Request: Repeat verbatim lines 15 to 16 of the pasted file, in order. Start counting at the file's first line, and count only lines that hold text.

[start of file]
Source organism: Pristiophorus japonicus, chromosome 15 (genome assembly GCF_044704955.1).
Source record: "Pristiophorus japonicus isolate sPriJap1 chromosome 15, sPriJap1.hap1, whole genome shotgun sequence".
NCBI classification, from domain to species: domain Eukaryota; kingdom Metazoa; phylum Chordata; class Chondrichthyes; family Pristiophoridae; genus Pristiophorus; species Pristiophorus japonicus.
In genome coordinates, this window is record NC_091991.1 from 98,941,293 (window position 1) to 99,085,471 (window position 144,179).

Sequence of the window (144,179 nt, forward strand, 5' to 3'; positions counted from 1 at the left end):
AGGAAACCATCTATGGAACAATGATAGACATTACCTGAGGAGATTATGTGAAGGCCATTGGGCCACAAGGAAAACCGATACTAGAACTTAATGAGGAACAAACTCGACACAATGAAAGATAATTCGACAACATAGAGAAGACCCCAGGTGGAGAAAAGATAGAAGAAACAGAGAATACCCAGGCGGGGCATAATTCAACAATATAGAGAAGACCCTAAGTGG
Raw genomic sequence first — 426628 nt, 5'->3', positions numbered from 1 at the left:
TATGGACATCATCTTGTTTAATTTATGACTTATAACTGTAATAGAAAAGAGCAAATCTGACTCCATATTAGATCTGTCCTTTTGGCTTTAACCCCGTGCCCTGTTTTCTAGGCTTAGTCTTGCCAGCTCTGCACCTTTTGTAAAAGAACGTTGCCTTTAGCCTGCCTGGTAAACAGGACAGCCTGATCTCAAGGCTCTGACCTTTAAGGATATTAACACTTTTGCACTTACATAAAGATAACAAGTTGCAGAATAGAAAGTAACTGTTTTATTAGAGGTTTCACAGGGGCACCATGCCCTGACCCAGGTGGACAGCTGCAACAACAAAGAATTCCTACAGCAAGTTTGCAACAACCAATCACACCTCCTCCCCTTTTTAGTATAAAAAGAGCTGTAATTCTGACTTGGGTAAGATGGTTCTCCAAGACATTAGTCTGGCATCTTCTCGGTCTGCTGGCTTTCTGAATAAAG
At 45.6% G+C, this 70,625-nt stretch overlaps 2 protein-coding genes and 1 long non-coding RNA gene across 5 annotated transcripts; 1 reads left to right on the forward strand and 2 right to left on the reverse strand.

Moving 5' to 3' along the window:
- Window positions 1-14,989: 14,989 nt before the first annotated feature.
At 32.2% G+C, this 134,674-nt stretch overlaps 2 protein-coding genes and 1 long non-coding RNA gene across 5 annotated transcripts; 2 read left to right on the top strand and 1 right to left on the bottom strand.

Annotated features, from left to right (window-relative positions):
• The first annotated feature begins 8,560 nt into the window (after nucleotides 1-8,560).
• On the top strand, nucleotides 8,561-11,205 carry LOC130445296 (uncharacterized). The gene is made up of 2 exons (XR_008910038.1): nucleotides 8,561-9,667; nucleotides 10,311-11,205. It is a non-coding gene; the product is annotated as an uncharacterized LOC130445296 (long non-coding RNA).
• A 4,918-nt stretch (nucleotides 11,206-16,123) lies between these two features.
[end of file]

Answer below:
• On the top strand, nucleotides 8,561-11,205 carry LOC130445296 (uncharacterized). The gene is made up of 2 exons (XR_008910038.1): nucleotides 8,561-9,667; nucleotides 10,311-11,205. It is a non-coding gene; the product is annotated as an uncharacterized LOC130445296 (long non-coding RNA).
• A 4,918-nt stretch (nucleotides 11,206-16,123) lies between these two features.